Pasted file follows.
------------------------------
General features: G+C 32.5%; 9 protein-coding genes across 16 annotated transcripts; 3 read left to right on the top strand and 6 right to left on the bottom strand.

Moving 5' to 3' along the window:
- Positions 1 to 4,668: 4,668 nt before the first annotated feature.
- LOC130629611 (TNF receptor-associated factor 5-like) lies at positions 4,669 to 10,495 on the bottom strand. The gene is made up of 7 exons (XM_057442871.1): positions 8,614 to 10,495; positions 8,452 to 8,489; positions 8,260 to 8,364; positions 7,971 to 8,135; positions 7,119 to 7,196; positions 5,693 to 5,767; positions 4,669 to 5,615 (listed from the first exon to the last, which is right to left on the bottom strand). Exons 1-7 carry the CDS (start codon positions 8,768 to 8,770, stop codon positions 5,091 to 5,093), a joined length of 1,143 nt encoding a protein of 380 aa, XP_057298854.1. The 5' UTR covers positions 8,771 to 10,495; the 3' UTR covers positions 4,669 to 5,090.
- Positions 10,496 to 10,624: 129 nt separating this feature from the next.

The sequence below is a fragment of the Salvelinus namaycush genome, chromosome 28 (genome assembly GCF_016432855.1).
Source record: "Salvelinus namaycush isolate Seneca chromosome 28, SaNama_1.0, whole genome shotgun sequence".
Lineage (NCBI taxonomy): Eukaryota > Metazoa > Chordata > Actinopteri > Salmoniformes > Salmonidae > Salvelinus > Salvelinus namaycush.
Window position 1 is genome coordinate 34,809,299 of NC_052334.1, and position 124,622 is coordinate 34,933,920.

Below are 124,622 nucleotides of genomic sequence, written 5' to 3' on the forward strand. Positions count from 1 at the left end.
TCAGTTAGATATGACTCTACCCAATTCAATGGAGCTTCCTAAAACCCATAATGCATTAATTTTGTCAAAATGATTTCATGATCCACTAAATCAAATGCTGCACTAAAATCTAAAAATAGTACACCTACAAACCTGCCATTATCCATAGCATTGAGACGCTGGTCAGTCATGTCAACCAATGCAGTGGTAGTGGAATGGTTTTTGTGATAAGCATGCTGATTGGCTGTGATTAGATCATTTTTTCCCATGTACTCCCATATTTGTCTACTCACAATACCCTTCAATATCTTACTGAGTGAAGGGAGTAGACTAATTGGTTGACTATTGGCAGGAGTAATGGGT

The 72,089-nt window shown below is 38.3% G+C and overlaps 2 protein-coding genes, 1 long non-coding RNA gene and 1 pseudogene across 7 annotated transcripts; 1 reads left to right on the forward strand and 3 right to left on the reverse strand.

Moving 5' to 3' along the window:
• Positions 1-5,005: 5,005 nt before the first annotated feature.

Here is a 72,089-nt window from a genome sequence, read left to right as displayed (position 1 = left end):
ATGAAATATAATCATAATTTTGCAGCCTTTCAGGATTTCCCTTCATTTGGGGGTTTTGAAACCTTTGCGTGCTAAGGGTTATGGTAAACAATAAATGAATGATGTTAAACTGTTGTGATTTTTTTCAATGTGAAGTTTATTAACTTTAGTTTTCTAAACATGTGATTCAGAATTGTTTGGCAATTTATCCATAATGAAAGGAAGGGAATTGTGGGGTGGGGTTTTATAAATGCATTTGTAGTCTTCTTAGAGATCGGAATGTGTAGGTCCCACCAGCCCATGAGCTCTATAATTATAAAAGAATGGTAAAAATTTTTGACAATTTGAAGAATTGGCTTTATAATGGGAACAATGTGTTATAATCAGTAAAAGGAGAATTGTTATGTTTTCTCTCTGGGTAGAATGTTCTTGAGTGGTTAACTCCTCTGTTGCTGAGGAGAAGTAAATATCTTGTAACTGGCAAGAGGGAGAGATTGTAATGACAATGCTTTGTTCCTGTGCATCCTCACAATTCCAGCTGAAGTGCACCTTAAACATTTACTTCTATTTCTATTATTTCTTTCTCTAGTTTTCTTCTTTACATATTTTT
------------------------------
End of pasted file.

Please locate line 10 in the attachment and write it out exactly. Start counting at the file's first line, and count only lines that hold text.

Below are 124,622 nucleotides of genomic sequence, written 5' to 3' on the forward strand. Positions count from 1 at the left end.